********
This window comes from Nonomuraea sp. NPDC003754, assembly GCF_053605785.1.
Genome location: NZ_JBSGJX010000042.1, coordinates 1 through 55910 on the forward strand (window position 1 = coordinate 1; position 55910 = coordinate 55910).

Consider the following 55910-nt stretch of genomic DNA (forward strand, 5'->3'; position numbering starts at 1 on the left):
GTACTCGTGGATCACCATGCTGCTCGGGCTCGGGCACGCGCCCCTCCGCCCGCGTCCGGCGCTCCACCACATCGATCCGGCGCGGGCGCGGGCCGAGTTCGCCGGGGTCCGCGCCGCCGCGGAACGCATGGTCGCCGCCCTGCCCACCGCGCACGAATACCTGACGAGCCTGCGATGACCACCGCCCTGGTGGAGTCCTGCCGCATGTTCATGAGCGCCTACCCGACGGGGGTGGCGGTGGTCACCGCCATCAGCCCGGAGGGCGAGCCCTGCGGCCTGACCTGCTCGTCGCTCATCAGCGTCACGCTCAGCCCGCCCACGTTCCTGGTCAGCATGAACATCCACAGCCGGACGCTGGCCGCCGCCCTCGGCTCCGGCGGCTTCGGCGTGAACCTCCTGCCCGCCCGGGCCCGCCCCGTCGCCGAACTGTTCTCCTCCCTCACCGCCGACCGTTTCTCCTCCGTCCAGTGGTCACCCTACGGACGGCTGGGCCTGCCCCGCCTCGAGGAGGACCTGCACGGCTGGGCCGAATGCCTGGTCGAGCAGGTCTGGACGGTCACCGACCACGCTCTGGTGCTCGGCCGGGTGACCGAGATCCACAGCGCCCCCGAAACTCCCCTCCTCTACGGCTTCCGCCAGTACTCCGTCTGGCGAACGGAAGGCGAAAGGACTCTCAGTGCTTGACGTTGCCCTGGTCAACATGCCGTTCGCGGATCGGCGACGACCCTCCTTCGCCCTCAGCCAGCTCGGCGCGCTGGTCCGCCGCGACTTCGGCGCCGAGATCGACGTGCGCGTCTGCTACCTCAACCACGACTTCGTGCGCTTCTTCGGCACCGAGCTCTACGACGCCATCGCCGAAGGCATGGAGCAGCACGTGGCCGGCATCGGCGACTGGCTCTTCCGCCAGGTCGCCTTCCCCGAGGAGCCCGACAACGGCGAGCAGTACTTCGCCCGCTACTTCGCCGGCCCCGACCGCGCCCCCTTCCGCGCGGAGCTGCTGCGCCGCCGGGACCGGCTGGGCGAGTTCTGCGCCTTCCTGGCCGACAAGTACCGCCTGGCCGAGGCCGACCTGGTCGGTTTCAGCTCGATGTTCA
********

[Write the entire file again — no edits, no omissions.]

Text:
This window comes from Nonomuraea sp. NPDC003754, assembly GCF_053605785.1.
Genome location: NZ_JBSGJX010000042.1, coordinates 1 through 55910 on the forward strand (window position 1 = coordinate 1; position 55910 = coordinate 55910).

Consider the following 55910-nt stretch of genomic DNA (forward strand, 5'->3'; position numbering starts at 1 on the left):
GTACTCGTGGATCACCATGCTGCTCGGGCTCGGGCACGCGCCCCTCCGCCCGCGTCCGGCGCTCCACCACATCGATCCGGCGCGGGCGCGGGCCGAGTTCGCCGGGGTCCGCGCCGCCGCGGAACGCATGGTCGCCGCCCTGCCCACCGCGCACGAATACCTGACGAGCCTGCGATGACCACCGCCCTGGTGGAGTCCTGCCGCATGTTCATGAGCGCCTACCCGACGGGGGTGGCGGTGGTCACCGCCATCAGCCCGGAGGGCGAGCCCTGCGGCCTGACCTGCTCGTCGCTCATCAGCGTCACGCTCAGCCCGCCCACGTTCCTGGTCAGCATGAACATCCACAGCCGGACGCTGGCCGCCGCCCTCGGCTCCGGCGGCTTCGGCGTGAACCTCCTGCCCGCCCGGGCCCGCCCCGTCGCCGAACTGTTCTCCTCCCTCACCGCCGACCGTTTCTCCTCCGTCCAGTGGTCACCCTACGGACGGCTGGGCCTGCCCCGCCTCGAGGAGGACCTGCACGGCTGGGCCGAATGCCTGGTCGAGCAGGTCTGGACGGTCACCGACCACGCTCTGGTGCTCGGCCGGGTGACCGAGATCCACAGCGCCCCCGAAACTCCCCTCCTCTACGGCTTCCGCCAGTACTCCGTCTGGCGAACGGAAGGCGAAAGGACTCTCAGTGCTTGACGTTGCCCTGGTCAACATGCCGTTCGCGGATCGGCGACGACCCTCCTTCGCCCTCAGCCAGCTCGGCGCGCTGGTCCGCCGCGACTTCGGCGCCGAGATCGACGTGCGCGTCTGCTACCTCAACCACGACTTCGTGCGCTTCTTCGGCACCGAGCTCTACGACGCCATCGCCGAAGGCATGGAGCAGCACGTGGCCGGCATCGGCGACTGGCTCTTCCGCCAGGTCGCCTTCCCCGAGGAGCCCGACAACGGCGAGCAGTACTTCGCCCGCTACTTCGCCGGCCCCGACCGCGCCCCCTTCCGCGCGGAGCTGCTGCGCCGCCGGGACCGGCTGGGCGAGTTCTGCGCCTTCCTGGCCGACAAGTACCGCCTGGCCGAGGCCGACCTGGTCGGTTTCAGCTCGATGTTCA